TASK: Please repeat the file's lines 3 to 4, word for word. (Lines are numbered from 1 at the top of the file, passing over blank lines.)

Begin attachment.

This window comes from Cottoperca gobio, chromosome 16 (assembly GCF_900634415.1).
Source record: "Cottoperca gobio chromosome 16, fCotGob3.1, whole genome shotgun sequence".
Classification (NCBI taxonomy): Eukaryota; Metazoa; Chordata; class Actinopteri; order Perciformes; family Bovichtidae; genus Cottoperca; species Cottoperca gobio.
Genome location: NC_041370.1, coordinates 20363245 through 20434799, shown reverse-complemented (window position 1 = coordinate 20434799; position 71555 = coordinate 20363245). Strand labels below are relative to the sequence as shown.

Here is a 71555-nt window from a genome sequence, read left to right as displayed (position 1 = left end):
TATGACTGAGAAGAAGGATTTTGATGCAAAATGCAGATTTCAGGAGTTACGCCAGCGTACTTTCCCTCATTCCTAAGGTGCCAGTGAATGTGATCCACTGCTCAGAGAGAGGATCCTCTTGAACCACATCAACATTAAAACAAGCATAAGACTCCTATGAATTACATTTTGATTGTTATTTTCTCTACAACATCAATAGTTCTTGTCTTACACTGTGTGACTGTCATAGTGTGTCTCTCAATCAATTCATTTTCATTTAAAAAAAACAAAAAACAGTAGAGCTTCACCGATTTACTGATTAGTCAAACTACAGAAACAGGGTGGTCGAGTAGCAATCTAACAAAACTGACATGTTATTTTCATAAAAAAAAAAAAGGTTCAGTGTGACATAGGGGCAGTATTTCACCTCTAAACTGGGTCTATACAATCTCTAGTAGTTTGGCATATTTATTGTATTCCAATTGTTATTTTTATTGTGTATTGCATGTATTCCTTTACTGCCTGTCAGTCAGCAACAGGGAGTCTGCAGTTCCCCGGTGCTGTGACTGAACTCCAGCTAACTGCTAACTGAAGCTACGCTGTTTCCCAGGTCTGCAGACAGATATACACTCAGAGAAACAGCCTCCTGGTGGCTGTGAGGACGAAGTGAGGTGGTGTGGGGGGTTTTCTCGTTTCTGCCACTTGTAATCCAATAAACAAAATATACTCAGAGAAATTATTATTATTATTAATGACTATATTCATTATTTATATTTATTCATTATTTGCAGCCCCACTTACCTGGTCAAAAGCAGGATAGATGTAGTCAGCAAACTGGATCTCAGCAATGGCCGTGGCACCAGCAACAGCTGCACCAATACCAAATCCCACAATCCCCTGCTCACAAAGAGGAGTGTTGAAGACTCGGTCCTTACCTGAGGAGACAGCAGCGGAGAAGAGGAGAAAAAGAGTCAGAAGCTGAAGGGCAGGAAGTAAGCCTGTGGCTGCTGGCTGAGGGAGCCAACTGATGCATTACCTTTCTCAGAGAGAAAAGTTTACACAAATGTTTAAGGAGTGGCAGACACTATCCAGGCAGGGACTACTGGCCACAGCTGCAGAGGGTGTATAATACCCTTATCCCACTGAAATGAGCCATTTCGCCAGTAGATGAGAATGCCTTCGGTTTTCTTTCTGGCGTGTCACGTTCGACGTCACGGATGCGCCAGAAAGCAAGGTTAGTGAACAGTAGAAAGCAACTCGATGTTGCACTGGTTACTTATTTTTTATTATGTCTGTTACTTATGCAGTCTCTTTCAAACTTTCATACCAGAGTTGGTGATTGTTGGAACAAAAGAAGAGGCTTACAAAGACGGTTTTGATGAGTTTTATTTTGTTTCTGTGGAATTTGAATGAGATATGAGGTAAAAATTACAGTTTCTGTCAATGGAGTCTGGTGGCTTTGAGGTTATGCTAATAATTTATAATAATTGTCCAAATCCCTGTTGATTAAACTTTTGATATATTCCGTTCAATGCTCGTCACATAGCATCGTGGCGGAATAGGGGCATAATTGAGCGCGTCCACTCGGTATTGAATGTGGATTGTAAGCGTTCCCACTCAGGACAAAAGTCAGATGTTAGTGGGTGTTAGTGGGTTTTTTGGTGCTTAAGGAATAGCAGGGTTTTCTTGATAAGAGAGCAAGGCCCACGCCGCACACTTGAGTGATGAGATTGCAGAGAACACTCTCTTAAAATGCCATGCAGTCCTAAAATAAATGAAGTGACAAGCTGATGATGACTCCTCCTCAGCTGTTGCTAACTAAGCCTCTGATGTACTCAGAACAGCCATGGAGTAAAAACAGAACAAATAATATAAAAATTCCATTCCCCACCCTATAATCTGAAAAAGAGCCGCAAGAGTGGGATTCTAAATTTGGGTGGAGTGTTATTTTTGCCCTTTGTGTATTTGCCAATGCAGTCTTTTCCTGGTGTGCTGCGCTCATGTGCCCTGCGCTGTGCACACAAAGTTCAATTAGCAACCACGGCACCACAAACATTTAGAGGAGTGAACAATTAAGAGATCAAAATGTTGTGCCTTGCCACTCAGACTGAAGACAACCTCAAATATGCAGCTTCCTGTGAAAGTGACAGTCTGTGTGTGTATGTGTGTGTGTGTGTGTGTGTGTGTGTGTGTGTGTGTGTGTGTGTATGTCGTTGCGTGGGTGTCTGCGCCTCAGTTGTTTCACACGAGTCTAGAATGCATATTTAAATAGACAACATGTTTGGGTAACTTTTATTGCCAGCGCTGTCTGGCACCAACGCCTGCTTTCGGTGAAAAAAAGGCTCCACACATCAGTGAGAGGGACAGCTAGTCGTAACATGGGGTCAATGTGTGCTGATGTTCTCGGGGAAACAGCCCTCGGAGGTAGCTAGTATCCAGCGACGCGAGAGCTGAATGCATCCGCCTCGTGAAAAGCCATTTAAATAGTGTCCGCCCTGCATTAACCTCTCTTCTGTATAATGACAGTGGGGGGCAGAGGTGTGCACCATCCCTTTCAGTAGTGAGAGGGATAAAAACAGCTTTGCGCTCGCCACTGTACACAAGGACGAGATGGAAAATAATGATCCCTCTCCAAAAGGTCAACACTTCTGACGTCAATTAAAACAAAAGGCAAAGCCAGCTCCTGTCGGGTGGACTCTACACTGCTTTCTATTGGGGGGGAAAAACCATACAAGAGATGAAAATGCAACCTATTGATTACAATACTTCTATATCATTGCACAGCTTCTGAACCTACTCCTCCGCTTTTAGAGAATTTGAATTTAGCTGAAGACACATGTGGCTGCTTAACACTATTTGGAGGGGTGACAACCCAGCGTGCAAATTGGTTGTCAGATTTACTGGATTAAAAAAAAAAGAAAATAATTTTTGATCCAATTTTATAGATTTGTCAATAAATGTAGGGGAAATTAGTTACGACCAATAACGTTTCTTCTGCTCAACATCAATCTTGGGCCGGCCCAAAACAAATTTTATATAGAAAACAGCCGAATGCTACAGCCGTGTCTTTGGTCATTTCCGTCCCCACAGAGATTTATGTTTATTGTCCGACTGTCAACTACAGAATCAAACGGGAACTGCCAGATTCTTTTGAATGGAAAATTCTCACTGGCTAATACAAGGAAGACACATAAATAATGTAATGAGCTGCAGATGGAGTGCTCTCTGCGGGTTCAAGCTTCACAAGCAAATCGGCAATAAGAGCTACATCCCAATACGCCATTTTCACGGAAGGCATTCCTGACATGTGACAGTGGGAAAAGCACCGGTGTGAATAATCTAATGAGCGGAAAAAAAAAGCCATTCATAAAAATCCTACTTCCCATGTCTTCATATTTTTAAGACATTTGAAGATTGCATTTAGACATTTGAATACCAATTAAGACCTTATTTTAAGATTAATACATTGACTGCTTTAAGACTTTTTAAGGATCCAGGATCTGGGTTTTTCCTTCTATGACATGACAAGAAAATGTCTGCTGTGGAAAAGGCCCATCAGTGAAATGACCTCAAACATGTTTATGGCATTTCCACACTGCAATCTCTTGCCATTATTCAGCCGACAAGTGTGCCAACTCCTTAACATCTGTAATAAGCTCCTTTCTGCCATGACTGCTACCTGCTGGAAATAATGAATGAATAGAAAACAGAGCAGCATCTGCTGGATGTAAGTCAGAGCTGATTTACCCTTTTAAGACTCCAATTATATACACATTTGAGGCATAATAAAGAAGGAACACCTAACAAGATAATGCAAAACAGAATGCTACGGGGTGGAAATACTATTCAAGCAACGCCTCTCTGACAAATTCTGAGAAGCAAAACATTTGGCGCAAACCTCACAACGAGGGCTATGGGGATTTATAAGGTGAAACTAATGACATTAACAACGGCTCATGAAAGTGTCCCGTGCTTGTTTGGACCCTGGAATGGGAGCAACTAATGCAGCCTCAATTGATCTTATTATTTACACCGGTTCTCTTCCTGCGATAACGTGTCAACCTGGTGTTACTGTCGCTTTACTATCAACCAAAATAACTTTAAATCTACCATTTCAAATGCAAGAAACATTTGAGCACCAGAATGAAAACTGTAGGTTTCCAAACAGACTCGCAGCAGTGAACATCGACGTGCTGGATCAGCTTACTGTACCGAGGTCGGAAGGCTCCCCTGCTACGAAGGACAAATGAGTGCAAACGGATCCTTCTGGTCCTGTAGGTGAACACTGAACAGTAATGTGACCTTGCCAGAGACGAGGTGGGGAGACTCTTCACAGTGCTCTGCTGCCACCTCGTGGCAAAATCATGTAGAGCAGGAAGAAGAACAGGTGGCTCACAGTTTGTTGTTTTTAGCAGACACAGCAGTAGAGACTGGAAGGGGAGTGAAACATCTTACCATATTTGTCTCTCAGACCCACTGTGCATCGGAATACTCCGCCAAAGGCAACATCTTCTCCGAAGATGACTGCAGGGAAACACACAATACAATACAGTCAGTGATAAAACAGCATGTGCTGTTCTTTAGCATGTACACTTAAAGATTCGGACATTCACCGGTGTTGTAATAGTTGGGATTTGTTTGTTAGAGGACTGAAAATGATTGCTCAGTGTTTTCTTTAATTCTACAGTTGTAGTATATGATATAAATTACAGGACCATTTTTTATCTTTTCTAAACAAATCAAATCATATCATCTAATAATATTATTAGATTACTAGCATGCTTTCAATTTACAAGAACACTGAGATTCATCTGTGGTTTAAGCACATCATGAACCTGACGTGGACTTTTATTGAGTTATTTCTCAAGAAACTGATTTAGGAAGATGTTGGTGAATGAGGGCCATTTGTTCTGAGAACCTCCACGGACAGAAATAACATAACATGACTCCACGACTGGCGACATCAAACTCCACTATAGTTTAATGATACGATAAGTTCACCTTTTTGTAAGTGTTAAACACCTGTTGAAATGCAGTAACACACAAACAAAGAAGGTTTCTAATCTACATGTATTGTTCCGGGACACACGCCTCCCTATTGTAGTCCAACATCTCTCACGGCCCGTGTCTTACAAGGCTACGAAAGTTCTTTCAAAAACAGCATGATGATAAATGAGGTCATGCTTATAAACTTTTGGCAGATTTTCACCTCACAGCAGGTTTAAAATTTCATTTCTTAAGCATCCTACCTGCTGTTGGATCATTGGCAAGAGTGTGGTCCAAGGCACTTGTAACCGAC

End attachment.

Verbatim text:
Classification (NCBI taxonomy): Eukaryota; Metazoa; Chordata; class Actinopteri; order Perciformes; family Bovichtidae; genus Cottoperca; species Cottoperca gobio.
Genome location: NC_041370.1, coordinates 20363245 through 20434799, shown reverse-complemented (window position 1 = coordinate 20434799; position 71555 = coordinate 20363245). Strand labels below are relative to the sequence as shown.